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Gamma Radiation Effect on Agrobacterium tumefaciens-Mediated Gene Transfer in Potato (Solanum tuberosum L.)

By Murat Aycan, Muhammet Cagri Oguz, Yasin Ozgen, Burak Onol and Mustafa Yildiz

Submitted: May 11th 2021Reviewed: August 11th 2021Published: August 30th 2021

DOI: 10.5772/intechopen.99878

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Potato (Solanum tuberosum L.) is one of the major crops of the world. Significant improvements can be achieved in terms of yield and quality by the determination of efficient transformation methods. On the other hand, low transformation frequency seriously limits the application of molecular techniques in obtaining transgenic crops. In the present study, the effect of gamma radiation on Agrobacterium tumefaciens-mediated transformation to the potato was firstly investigated. Sterile seedlings of potato cv. ‘Marabel’, which was grown on Gamborg’s B5 medium in Magenta vessels, were irradiated with different gamma radiation doses (0-control, 40, 80, 120 Gy 60Co). Stem parts having axillary meristems were excised from irradiated seedlings and inoculated by A. tumefaciens (GV2260), which harbors the binary plasmid p35S GUS-INT contains and GUS (β-glucuronidase) gene controlled by 35S promoter (CaMV) and nptII (neomycin phosphotransferase II) gene driven by NOS (nopaline synthase) promoter). Inoculated stem parts having axillary meristems explants were then directly transported to a selection medium containing duocid (500 mg l−1), and kanamycin (100 mg l−1), 4 mg l−1 gibberellic acid, 1 mg l−1 BAP and 0.1 mg l−1 NAA. The adult transgenic plants were detected by polymerase chain reaction (PCR) analysis. According to the number of transgenic plants determined by PCR analysis, results obtained from explants treated with 40 Gy gamma gave the best results compared to the control (0 Gy) application. The doses over 40 Gy were also found statistically significant compared to the control (0 Gy). It is expected that the protocol described in this study make the transformation studies easier by skipping the stages of ‘co-cultivation’, ‘culturing explants on selection medium’ and ‘recovery of transgenic shoots on selection medium’ not only for potato but also for other crop plants. This study was supported by a grant from the Scientific and Technological Research Council of Turkey (TUBİTAK) (Grant number 113O280 to Prof. Dr. Mustafa YILDIZ).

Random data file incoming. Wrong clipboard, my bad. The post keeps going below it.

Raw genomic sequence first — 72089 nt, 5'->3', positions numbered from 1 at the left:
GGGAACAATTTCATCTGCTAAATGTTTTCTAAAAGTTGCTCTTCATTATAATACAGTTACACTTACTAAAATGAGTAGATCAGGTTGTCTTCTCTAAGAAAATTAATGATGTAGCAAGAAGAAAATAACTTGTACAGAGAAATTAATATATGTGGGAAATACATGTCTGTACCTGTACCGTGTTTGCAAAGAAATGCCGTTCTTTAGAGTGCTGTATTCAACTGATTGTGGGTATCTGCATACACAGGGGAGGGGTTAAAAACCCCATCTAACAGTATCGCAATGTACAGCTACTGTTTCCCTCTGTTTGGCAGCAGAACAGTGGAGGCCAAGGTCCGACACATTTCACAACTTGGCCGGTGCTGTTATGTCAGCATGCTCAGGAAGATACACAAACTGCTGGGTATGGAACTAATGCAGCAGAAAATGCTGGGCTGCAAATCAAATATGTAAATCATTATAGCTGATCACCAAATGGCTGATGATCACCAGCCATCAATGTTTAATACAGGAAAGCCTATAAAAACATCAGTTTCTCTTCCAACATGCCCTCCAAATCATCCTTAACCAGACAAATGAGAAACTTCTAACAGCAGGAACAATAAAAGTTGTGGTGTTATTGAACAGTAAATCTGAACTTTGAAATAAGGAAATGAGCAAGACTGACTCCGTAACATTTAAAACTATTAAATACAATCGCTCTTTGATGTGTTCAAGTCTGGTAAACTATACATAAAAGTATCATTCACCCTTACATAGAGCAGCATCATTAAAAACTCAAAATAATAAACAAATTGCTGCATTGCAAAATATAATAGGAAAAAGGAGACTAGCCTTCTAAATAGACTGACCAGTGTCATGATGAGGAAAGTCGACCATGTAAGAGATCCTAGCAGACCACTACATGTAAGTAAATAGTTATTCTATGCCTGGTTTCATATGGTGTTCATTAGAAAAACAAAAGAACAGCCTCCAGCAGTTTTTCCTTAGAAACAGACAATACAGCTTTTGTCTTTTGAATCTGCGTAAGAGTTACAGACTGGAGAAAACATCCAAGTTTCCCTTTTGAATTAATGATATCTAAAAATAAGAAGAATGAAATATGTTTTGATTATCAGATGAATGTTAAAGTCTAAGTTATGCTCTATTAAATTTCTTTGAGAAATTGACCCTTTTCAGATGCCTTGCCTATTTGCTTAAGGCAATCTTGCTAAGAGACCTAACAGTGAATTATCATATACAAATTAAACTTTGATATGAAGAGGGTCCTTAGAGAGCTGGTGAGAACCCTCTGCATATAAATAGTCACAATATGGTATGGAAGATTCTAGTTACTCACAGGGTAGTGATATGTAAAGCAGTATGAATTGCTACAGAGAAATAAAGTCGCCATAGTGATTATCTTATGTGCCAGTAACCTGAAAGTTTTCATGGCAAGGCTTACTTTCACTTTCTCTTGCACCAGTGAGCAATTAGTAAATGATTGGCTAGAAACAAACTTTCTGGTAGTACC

• transformation efficiency
  • gamma radiation
  • potato
  • A. tumefaciens

1. Introduction

Genetic transformation technologies developed with recombinant DNA technology and in vitroregeneration methods are successfully used to overcome the species differences and taxonomic obstacles encountered in traditional breeding programs.

Agrobacterium-mediated transformation method is the most proficient and commonly used plant transformation method among different gene transfer techniques. However, there are a number of variables that affect the success of Agrobacterium-mediated genetic transformation [1]. The success of genetic transfer efficiency with A. tumefaciensdepends on, Agrobacteriumstrain used, bacteria concentration, antibiotic types and concentration used for in vitroselection, inoculation time, and temperature [2]. Besides, the type of the target plant, plant explants, hormone combinations used in in vitroregeneration, pH, etc., are among the factors affecting the recovery of transgenic plants [3]. Increasing the transformation efficiency by reducing the limiting factors in genetic transformation studies will significantly contribute to the success rate [4].